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Healthy Days Old Chicks that stop eating

Discussion in 'Emergencies / Diseases / Injuries and Cures' started by Scram85, Jun 19, 2016.

  1. Scram85

    Scram85 Chillin' With My Peeps

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    Oct 24, 2013
    Moses Lake
    Have any of you had any problems with seemingly healthy chicks that won't eat? I have had this happen a couple of times when I get chicks shipped. They are chirping and running around. I make sure they drink the special water. All drink the water, some eat but by the next day some are droopy and not wanting water or food. It is like they have no energy. Any thoughts or advice on how to combat this problem would be greatly appreciated.
     
  2. TwoCrows

    TwoCrows Show me the way old friend... Staff Member

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    Mar 21, 2011
    New Mexico, USA
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    Are you sprinkling feed around on the floor of the brooder around the feeder? I put down paper towels under the feeder area and sprinkle feed all around on the floor around the feeder and I leave food down for several days until they all understand where the food is kept. It can take them a few days to eat out of feeders. I like to tap my fingers at the food like I am eating it and that helps to get them started.

    Also, make sure your feed is not spoiled or old. Birds know when food is bad and won't eat it.

    Make sure they are not eating the bedding instead of food, filling up on it instead of chick starter.

    With shipped chicks, I ALWAYS dip everybody's beaks in the water first thing and withhold food for 15 to 20 mins or so. They are very stressed and dehydrated and if they eat first, it leads to constipation, pasty butt and possible death of they can't pass a hard stool. So always make sure shipped chicks are well hydrated before feeding them. And dip beaks later in the day too, just in case they forget where the water is. (some birds are slow to learn)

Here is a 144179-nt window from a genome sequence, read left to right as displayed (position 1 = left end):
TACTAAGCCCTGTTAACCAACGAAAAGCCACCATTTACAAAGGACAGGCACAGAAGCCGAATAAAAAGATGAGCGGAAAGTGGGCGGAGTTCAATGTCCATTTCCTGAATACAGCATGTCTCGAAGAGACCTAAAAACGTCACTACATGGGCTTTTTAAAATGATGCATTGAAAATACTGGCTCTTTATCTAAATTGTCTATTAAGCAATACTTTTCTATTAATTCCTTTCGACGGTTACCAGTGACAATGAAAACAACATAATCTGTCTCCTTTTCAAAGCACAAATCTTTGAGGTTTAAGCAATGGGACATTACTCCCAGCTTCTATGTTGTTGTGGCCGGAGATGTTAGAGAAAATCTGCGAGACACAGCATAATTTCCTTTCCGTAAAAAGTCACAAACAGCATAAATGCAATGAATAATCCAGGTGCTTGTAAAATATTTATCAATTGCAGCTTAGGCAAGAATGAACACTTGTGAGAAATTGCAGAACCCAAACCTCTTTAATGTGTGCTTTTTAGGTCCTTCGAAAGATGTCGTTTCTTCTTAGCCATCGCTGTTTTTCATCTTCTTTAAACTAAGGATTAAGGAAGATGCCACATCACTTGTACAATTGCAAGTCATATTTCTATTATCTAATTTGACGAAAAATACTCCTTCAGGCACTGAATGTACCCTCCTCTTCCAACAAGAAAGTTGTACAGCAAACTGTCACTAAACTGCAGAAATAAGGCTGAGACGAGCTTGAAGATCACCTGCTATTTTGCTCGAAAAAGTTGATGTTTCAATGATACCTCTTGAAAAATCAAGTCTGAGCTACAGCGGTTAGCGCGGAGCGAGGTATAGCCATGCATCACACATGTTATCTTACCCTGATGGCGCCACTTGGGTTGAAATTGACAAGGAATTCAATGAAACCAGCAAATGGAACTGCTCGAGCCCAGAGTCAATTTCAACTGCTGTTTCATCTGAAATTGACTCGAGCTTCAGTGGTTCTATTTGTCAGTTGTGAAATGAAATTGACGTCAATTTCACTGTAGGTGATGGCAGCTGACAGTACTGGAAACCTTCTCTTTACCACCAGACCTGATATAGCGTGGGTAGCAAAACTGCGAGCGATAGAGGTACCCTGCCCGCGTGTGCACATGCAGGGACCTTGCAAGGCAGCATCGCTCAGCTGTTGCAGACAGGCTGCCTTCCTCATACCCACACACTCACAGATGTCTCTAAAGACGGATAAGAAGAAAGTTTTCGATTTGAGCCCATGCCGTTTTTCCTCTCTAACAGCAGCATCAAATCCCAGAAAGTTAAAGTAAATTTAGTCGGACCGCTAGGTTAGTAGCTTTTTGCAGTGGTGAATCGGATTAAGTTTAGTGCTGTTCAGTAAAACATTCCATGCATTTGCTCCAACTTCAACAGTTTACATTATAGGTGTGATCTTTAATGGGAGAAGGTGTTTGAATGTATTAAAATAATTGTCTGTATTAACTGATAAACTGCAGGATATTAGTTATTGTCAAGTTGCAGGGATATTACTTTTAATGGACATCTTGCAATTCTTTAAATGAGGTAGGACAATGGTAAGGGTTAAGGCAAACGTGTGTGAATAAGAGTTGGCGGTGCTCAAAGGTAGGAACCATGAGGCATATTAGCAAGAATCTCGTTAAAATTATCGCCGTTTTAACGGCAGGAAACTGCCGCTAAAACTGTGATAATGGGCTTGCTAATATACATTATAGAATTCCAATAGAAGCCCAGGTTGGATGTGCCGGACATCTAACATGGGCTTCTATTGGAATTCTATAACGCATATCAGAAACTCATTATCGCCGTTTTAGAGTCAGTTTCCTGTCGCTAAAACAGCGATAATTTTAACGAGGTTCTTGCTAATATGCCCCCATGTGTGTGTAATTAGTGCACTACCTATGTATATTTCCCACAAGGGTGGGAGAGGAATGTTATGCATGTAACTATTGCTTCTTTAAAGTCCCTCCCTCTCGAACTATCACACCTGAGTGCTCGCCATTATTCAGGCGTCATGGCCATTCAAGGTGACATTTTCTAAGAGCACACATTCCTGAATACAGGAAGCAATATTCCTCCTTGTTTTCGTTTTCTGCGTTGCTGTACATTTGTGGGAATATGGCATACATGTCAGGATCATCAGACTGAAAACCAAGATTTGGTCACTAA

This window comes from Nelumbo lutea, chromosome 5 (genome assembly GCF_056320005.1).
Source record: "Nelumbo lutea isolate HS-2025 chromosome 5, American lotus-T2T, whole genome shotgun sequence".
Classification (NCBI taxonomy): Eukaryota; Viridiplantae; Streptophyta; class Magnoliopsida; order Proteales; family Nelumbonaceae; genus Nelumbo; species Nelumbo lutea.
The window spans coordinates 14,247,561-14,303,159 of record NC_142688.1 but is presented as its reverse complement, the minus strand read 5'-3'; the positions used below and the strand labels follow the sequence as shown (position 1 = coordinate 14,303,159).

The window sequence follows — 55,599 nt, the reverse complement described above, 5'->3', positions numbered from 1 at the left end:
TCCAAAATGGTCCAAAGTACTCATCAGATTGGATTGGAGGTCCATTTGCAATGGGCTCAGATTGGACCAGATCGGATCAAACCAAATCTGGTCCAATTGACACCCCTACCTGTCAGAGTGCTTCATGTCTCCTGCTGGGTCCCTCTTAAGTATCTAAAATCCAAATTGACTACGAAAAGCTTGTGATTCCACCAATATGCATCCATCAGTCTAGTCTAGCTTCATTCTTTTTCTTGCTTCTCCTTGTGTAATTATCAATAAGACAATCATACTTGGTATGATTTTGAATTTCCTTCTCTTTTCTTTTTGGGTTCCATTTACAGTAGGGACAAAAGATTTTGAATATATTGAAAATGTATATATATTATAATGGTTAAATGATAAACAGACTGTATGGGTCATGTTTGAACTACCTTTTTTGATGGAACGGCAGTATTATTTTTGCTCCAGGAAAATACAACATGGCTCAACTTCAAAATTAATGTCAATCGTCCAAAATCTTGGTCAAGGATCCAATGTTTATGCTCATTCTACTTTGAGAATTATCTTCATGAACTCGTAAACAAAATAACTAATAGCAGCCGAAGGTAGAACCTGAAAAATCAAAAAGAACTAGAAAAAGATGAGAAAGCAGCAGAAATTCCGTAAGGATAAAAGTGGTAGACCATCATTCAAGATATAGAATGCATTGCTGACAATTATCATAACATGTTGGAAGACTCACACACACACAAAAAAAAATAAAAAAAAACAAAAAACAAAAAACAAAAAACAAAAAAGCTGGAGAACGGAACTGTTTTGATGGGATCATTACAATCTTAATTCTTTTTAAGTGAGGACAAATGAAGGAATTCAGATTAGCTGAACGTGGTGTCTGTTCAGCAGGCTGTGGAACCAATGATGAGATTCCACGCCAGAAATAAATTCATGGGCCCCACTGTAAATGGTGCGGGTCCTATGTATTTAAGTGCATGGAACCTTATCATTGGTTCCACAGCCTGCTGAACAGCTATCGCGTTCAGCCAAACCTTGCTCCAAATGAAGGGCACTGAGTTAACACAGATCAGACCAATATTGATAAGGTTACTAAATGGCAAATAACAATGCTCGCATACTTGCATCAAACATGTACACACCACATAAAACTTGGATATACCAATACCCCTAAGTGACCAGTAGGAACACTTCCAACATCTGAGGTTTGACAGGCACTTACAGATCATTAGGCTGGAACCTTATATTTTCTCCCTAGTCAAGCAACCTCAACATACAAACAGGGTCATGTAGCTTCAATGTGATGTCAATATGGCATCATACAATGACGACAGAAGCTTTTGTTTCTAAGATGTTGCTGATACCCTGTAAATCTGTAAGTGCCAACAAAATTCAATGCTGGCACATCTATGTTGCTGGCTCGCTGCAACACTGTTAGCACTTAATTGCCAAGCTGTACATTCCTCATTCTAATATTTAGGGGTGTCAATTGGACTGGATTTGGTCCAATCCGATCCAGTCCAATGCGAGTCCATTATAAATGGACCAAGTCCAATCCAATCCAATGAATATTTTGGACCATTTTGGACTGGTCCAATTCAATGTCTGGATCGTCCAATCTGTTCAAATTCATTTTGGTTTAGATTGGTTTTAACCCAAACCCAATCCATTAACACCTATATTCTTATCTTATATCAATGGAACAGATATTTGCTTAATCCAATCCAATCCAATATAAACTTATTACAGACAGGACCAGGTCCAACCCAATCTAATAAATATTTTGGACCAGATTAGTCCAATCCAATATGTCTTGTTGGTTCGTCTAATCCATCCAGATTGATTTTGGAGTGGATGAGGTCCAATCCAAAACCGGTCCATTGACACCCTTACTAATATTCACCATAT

If your brooder is too hot or cold, this will stop them from eating. Chicks can't tolerate drafts so use something with a solid floor and solid walls. Never cover the top of the brooder with anything but a screen or wire for good heat and oxygen exchange. Being too hot or not enough oxygen will always stop the eating and of course lead to death.

    Keep the heat off to one side, food and water on the others. This allows for them to regulate their temps and find a cool spot on one side or one underneath the heat. Since chicks can't regulate their internal temps yet, they need places to cool off. Use a thermometer you know is extremely accurate and lay it down on the floor beneath the heat source. Start chicks out at 90 degrees and lower the temp by 5 degrees every 7 days. Keep them in a room with constant temps and no wind.

    Good luck with your babies! :)
     
    1 person likes this.
  3. TwoCrows

    TwoCrows Show me the way old friend... Staff Member

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    Oh and always give chicks at least 1/2 square foot per chick. This ensures your brooder is big enough to give them places to stay warm, cool off, won't over crowd the food and water or have to compete with others for space. Over crowding is a killer too.
     
  4. Scram85

    Scram85 Chillin' With My Peeps

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    Oct 24, 2013
    Moses Lake
    I have had luck (following the above format) with shipped chicks in the past as well as ones that I have hatched. I am thinking that the particular breed that I have bought the last two times is a bit more fragile than other breeds. These ones seem healthy and that is what is taking me by surprise. They are eating and drinking in a temperature controlled draft free brooder room.
     

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